We’re all used to touch pads on our laptops, and to touch screens. It’s an expectation now that a new device with a screen will be touch-enabled.
For very large surfaces though, touch is still something of an expensive luxury. If you’re a hardware hacker, unless you are lucky enough to score an exceptional cast-off, the occasional glimpse of a Microsoft PixelSense or an interactive whiteboard in a well-equipped educational establishment will be the best you’re likely to get.
[Adellar Irankunda] may have the answer for your large touch board needs if you aren’t well-heeled, he’s made one using the interesting approach of surrounding the touch area with an array of infra-red LEDs and photo transistors. By studying the illumination of the phototransistors by different LEDs in the array, he can calculate the position of anything such as a pointing finger that enters the space. It’s an old technique that you might have found on some of the earlier touch screen CRT monitors.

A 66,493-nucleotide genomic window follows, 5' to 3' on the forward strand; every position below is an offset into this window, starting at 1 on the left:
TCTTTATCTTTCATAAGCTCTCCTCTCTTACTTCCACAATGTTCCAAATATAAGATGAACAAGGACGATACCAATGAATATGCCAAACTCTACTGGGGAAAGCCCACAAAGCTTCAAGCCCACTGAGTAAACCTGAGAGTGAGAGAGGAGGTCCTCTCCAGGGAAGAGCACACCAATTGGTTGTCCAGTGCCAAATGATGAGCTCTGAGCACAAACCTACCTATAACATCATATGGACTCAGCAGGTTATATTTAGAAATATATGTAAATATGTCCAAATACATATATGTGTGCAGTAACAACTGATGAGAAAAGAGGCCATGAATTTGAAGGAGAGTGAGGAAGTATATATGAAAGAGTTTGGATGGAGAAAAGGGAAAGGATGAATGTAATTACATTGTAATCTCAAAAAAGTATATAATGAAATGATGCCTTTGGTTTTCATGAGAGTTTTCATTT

His hardware is built on twelve breadboards mounted in a square, upon which sit 144 LED/phototransistor pairs managed through a pile of 4051 CMOS multiplexers by a brace of Arduino Nanos. If you fancy one yourself he’s provided all the code, though the complex array of breadboards to assemble are probably not for the faint-hearted. You can see it in action in a video we’ve posted below the break.
This is a credible effort for a large pointing device, but it’s fair to say that the technology has moved on. We’ve previously shown you a look at multi-touch tables using an infra-red webcam, and if you want a really fancy one how about this Kinect-driven 3D display?